Fifteen years ago, Krista Bremer would not have been able to imagine her life today: married to a Libyan-born Muslim, raising two children with Arabic names in the American South. Nor could she have imagined the prejudice she would encounter or the profound ways her marriage would change her perception of the world.
But on a running trail in North Carolina, she met Ismail. He was passionate and sincere - and he loved adventure as much as she did. From acquaintances to lovers to a couple facing an unexpected pregnancy, this is the story of two people - a middle-class American raised in California and a Muslim raised by illiterate parents in an impoverished Libyan fishing village - who made a commitment to each other without forsaking their own identities.
It is the story of a bicultural marriage - and aren't all marriages bicultural? In any marriage, we might discover that our mate is foreign to us, with very different language, memories, and assumptions about home and family. How we respond to difference is what shapes our families, our communities, and our world.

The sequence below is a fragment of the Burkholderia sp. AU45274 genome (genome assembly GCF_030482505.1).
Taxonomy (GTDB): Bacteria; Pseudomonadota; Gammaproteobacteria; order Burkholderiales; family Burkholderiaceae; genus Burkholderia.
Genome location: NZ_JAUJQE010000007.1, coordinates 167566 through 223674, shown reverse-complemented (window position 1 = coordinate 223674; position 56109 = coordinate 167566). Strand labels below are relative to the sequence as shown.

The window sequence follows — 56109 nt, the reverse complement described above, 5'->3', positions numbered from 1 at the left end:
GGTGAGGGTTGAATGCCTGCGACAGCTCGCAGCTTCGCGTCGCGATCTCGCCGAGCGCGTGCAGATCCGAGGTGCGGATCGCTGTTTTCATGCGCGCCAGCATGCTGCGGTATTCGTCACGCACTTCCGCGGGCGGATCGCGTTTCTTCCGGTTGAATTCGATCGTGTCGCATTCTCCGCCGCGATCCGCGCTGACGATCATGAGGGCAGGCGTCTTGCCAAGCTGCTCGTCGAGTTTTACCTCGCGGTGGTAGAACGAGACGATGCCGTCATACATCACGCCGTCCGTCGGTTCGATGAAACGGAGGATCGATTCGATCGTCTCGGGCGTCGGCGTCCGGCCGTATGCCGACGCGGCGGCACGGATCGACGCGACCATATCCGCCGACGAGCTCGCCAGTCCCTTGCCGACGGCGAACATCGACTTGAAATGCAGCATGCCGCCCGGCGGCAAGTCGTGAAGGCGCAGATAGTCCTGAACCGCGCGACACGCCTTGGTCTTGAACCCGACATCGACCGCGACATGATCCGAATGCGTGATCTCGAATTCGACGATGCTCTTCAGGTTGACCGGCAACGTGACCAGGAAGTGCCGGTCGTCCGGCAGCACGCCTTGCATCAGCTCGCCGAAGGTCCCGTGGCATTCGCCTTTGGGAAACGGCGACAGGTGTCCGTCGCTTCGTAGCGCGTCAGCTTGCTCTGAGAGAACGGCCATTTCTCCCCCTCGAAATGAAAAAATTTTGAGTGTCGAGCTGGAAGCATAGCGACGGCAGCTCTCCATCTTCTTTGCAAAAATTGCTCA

©2014 Original material Krista Bremer. Recorded by arrangement with Algonquin Books of Chapel Hill, a division of Workman Publishing Company, Inc. (P)2014 HighBridge Company
"Readers of memoir will welcome this love story about patience and kindness and learning the importance of putting culture first." (Library Journal)
I enjoyed this book. In many ways, it's the story of any marriage, with its unmet expectations and petty frustrations and rougher edges, with its passions and joys and moments of companionable presence.
And yet, it's different due to the very different cultures from which both parties grew up.
In some ways, the author annoyed me with her pettiness, with her unwillingness to learn to speak Arabic with her husband's family, with her making bigger issues out of little ones. And yet, she has a way of self-reflection that allows me to understand her, to even empathize with her, to understand her hopes and fears for her marriage and her husband and her children.
It's well worth your time and credit if you're at all interested in multi-cultural relationships.
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